The first Canadian to be sentenced under the country’s new anti-terrorism legislation will appeal against his conviction, his lawyer says. Pakistan-born Momin Khawaja was convicted of involvement in a foiled fertilizer bomb plot in Britain and sentenced to 10 years and six months.
He was found guilty in October 2008 by a judge in Ontario, Canada in a trial without a jury. Legal experts regarded the trial as a test of Canada’s anti-terror laws.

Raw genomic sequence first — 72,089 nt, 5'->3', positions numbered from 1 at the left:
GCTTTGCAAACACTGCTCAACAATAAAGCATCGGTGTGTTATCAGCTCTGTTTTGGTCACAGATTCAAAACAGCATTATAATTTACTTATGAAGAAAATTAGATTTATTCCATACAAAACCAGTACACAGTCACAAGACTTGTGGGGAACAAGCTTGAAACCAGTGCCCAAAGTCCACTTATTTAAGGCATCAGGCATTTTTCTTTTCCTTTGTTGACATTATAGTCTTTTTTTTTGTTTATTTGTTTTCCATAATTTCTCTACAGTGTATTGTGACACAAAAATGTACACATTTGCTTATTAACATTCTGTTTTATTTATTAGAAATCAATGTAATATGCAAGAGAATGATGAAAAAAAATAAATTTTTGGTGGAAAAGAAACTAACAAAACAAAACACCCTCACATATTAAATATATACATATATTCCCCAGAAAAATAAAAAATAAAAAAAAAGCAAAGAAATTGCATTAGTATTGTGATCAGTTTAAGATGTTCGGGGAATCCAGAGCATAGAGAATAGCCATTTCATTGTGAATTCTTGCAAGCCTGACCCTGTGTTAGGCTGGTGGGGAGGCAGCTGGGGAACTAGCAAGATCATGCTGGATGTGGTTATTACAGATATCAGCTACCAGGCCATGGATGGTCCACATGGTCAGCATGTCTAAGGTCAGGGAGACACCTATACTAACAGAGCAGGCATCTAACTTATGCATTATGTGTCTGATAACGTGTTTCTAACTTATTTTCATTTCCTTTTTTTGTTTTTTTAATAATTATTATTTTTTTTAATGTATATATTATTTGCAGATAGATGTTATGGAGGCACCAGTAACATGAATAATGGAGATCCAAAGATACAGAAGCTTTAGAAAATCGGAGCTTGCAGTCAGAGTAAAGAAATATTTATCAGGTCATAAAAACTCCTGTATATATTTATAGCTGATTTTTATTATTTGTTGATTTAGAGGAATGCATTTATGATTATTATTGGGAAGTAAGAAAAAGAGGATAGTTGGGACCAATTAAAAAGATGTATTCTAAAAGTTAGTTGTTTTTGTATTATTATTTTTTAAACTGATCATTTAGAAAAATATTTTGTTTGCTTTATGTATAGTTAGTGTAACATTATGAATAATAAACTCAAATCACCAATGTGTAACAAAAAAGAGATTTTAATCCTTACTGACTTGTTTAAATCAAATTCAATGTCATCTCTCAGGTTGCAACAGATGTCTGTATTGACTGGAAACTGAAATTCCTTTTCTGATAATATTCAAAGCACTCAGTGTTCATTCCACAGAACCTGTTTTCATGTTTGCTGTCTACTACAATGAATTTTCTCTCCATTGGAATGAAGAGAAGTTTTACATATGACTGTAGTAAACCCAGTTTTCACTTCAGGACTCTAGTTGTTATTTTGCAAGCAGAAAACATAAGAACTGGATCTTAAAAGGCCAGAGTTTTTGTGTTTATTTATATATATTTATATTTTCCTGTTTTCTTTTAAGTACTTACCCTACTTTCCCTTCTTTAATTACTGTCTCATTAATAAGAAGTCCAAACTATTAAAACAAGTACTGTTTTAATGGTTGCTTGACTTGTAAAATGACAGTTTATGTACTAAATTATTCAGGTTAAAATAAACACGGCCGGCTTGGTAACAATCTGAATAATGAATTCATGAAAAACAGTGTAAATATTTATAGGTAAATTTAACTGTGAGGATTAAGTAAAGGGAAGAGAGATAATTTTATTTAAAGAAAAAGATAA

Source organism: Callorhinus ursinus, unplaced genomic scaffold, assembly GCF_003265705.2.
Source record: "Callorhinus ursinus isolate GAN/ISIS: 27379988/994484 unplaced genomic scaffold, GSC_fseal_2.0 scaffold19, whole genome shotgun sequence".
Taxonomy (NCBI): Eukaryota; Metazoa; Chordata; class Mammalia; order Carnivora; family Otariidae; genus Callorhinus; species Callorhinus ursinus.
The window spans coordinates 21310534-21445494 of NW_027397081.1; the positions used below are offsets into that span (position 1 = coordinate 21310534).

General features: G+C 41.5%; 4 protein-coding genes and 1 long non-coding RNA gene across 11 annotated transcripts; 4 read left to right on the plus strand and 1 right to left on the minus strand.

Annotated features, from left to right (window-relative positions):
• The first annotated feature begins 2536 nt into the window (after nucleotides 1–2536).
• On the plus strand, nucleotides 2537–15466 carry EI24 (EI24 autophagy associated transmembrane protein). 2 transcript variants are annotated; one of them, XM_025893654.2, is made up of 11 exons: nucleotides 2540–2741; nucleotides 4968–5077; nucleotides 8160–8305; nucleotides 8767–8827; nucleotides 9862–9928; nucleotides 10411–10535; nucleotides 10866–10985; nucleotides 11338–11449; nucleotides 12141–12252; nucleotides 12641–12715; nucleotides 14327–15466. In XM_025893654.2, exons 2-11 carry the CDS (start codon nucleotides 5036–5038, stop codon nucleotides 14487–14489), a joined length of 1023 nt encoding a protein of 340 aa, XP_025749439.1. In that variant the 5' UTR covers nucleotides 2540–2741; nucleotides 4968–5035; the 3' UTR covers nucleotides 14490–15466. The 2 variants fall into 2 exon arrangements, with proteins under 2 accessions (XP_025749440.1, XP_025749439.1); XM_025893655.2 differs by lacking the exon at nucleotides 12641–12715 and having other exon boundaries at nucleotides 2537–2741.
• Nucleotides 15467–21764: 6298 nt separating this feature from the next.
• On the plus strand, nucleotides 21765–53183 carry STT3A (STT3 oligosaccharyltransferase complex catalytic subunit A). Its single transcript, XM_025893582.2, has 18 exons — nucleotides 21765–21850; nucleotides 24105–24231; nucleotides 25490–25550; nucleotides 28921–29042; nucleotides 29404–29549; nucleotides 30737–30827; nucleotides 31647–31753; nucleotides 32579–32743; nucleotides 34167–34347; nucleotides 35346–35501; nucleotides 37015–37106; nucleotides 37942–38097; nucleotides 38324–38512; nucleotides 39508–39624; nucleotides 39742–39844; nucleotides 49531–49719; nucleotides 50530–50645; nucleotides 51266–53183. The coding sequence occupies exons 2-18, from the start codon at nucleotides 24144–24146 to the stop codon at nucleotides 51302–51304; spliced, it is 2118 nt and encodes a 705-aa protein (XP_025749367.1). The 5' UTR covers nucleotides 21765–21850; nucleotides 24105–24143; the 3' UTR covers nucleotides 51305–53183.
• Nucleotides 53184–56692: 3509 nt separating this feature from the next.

Khawaja’s lawyer, Lawrence Greenspon, filed the appeal in Ontario, arguing that there were gaps in the prosecution’s evidence. During the 2008 27-day trial, Greenspon suggested Khawaja’s jihadist activities were consistent with his plan to fight with Muslim insurgents in Afghanistan. Such combat, he said, is lawfully exempted under an “armed conflict” provision in Canada’s anti-terrorism laws.